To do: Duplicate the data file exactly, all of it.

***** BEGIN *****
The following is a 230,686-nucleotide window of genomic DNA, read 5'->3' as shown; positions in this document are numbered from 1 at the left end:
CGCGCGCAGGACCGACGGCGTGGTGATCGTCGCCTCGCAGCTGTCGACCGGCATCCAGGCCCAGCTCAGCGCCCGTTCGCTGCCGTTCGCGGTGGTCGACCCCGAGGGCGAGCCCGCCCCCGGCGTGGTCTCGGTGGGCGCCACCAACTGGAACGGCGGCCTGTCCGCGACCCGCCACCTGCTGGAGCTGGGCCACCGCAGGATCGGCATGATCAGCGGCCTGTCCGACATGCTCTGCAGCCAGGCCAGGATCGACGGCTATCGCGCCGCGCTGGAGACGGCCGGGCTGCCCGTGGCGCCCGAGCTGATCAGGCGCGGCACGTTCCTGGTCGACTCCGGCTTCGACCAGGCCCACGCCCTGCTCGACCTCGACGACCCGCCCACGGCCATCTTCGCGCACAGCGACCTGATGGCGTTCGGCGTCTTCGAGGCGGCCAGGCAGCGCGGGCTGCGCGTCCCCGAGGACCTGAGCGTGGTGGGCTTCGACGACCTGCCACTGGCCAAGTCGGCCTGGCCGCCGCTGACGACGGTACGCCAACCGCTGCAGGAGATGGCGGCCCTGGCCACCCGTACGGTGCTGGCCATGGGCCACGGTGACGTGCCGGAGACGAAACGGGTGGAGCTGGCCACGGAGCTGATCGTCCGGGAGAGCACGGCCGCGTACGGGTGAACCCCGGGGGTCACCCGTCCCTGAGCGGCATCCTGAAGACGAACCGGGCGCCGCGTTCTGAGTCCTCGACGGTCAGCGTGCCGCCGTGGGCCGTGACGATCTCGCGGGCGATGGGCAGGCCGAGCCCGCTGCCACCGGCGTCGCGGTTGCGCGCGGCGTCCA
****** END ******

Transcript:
The following is a 230,686-nucleotide window of genomic DNA, read 5'->3' as shown; positions in this document are numbered from 1 at the left end:
CGCGCGCAGGACCGACGGCGTGGTGATCGTCGCCTCGCAGCTGTCGACCGGCATCCAGGCCCAGCTCAGCGCCCGTTCGCTGCCGTTCGCGGTGGTCGACCCCGAGGGCGAGCCCGCCCCCGGCGTGGTCTCGGTGGGCGCCACCAACTGGAACGGCGGCCTGTCCGCGACCCGCCACCTGCTGGAGCTGGGCCACCGCAGGATCGGCATGATCAGCGGCCTGTCCGACATGCTCTGCAGCCAGGCCAGGATCGACGGCTATCGCGCCGCGCTGGAGACGGCCGGGCTGCCCGTGGCGCCCGAGCTGATCAGGCGCGGCACGTTCCTGGTCGACTCCGGCTTCGACCAGGCCCACGCCCTGCTCGACCTCGACGACCCGCCCACGGCCATCTTCGCGCACAGCGACCTGATGGCGTTCGGCGTCTTCGAGGCGGCCAGGCAGCGCGGGCTGCGCGTCCCCGAGGACCTGAGCGTGGTGGGCTTCGACGACCTGCCACTGGCCAAGTCGGCCTGGCCGCCGCTGACGACGGTACGCCAACCGCTGCAGGAGATGGCGGCCCTGGCCACCCGTACGGTGCTGGCCATGGGCCACGGTGACGTGCCGGAGACGAAACGGGTGGAGCTGGCCACGGAGCTGATCGTCCGGGAGAGCACGGCCGCGTACGGGTGAACCCCGGGGGTCACCCGTCCCTGAGCGGCATCCTGAAGACGAACCGGGCGCCGCGTTCTGAGTCCTCGACGGTCAGCGTGCCGCCGTGGGCCGTGACGATCTCGCGGGCGATGGGCAGGCCGAGCCCGCTGCCACCGGCGTCGCGGTTGCGCGCGGCGTCCA